Contrary to popular belief, there is plenty of evidence to suggest that geography will play a meaningful role in the long term future of esports fandom.

While not city-based, country- and region-based affinity is quite strong across many esports. North America vs. Europe is a very common and passionate rivalry dynamic in virtually every esports title that is popular on both continents, including League of Legends, Counter-Strike, Rocket League, and more. China vs. South Korea is a huge rivalry in League of Legends, and China vs. North America is a huge rivalry in Dota 2. These rivalries often supersede team-based affinities–even if a fan is a diehard for a particular team, such loyalties can be left on the backburner in the face of inter-regional competition. Just ask any North American League of Legends fan; a TSM fan may hate Cloud9 during the LCS Regular Season, but cheer vehemently for them by the time Worlds comes around.

Country-based fandom is also deeply rooted in many esports, especially Counter-Strike. Whether it was the Danes of Astralis, the Poles of Virtus Pro, the Brazilians of Luminosity/SK Gaming/MiBR, or the Swedes of Ninjas in Pyjamas, these rosters became national catalysts that generated enormous fan unity and affinity within the applicable country.

With that said, the current scale of the industry also makes it difficult to build more narrow local ties because the number of fans of a particular esport in any given city is quite small relative to, for example, an NBA team. This is certainly true for the current experiments with city-based teams, but this will change as the industry grows. We don’t know what the most popular esport will be in 2050, but it’s reasonable to expect that it will have a much larger fanbase than anything in existence today.

Will it be enough to support a city-based team hosting regular home games at a local venue? I believe it will in time, but we won’t be able to definitively answer that question for at least a decade. We also don’t have to adopt the more common city-based framework used in many traditional sports; country-based teams may well prove more effective, particularly in esports where such rivalries and affinities develop naturally.

It also must be noted that geographic connectivity can come with other benefits. Beginning with the Baltimore Orioles in 1984, American sports teams have established a strong precedent for receiving enormous local taxpayer support for their ventures.111 Whether in the form of relocation fees or stadium financing, cities with fan bases invested in the notion of having/keeping a team also have a strong track record of supporting those businesses at the governmental level.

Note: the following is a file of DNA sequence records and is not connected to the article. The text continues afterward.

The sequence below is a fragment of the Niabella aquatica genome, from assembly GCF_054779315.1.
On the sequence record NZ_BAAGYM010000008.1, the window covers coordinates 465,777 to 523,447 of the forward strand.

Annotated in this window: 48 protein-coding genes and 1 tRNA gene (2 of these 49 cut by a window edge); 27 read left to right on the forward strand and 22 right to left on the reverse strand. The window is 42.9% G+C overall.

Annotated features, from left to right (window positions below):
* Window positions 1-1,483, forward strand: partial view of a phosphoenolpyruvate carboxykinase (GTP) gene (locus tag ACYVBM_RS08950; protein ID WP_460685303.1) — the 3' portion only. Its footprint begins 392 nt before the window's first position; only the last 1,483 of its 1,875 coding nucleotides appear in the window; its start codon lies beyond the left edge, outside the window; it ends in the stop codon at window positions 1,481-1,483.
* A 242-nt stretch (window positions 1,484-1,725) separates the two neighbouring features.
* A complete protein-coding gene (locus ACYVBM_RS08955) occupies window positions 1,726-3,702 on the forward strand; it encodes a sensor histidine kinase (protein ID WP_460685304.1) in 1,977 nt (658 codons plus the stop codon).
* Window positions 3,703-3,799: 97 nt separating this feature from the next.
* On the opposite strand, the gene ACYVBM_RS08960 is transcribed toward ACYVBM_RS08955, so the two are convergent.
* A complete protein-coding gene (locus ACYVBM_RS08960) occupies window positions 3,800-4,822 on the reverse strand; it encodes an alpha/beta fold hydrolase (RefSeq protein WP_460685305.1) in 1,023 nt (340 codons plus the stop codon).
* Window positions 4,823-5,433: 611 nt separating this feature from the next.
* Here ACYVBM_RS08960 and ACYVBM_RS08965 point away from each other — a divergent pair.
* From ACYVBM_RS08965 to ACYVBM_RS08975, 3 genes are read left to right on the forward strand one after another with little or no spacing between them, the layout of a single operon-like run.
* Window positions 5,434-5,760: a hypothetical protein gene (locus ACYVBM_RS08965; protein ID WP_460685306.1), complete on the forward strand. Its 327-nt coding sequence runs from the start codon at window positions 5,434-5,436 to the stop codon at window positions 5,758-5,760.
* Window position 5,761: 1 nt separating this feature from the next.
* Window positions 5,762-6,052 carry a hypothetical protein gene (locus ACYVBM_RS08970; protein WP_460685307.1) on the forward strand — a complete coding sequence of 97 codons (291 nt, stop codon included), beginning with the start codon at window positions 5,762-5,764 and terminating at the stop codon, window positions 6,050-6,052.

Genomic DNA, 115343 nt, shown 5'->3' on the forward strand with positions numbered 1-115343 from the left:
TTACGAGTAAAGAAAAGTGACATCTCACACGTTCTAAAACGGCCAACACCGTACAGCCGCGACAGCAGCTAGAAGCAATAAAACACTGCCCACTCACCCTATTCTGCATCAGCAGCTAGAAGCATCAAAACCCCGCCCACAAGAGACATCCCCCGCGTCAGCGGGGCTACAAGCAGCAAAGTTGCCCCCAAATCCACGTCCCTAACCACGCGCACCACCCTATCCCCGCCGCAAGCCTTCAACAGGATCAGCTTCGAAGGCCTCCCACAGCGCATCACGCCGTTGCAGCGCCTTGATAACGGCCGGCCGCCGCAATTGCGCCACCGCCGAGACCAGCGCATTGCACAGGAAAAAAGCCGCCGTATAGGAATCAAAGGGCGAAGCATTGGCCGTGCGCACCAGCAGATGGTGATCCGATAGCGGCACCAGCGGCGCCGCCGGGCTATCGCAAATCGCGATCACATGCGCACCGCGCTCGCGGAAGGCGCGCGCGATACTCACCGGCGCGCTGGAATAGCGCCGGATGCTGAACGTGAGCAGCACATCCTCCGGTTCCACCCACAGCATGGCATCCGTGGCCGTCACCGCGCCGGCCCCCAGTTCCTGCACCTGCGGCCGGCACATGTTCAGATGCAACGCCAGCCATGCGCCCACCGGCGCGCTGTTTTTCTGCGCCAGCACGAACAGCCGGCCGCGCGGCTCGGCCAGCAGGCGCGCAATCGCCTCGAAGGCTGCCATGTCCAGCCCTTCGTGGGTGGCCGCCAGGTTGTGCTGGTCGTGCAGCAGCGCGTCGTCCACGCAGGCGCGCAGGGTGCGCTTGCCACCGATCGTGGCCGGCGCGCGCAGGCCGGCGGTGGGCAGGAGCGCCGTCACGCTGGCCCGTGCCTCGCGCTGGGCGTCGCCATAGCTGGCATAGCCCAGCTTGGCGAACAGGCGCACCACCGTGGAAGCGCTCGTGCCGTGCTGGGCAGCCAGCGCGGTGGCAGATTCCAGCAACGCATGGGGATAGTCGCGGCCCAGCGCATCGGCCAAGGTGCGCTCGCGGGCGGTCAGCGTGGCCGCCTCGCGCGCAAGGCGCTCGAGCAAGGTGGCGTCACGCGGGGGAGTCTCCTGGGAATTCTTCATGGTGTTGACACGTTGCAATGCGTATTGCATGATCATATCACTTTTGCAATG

Reasonable minds can disagree about the prospective likelihood that more local ties become a major part of esports fandom moving forward. Such ties may play a major role for certain esports, but not others. Only time will tell on this one, though it’s important that industry leaders continue to consider this possibility and not abandon any hope of building local fandom when creating new and evolving existing esports ecosystems moving forward.

Family-Driven Fandom

In contrast, family-driven fandom in esports feels far more certain, though the second generation of esports fans is only just starting to be born. As this second generation of esports fans grows up, many of them will be exposed to the simple, yet immensely powerful dynamic of watching sports with a parent and adopting that parent’s rooting interests.

Some of my earliest memories involve Mariners baseball, University of Washington football, and Seattle Supersonics basketball (may they rest in peace). At first, I watched these teams because my Dad did. I loved them because my Dad did. I was heartbroken when they lost because my Dad was heartbroken when they lost.

In my case, my Dad’s investment in purely local teams meant that all of these connections were reinforced by friends and classmates who shared these experiences with their own families, and eventually it became a part of our independent interactions. The combination of geographic and familial connection is potent, but family ties often lead to burgeoning fandom behind enemy lines. People move, after all, and a diehard Boston Celtics fan isn’t likely to start rooting for the Los Angeles Lakers purely because they relocate to LA. When that fan has kids, they inevitably attempt to brainwash their kids into maintaining the family’s rooting interests over the local ones.112

This same dynamic will come to the fore in esports, though it will take us a couple of decades to feel the impact. We also will have to overcome an additional hurdle since a parent and their kids will likely grow up playing the same sports, but different video games. While some familial fandom will occur naturally, teams and leagues should build programs designed to foster generational fandom in the coming decades. This is an enormous opportunity that need only be recognized and then seized.

The Implications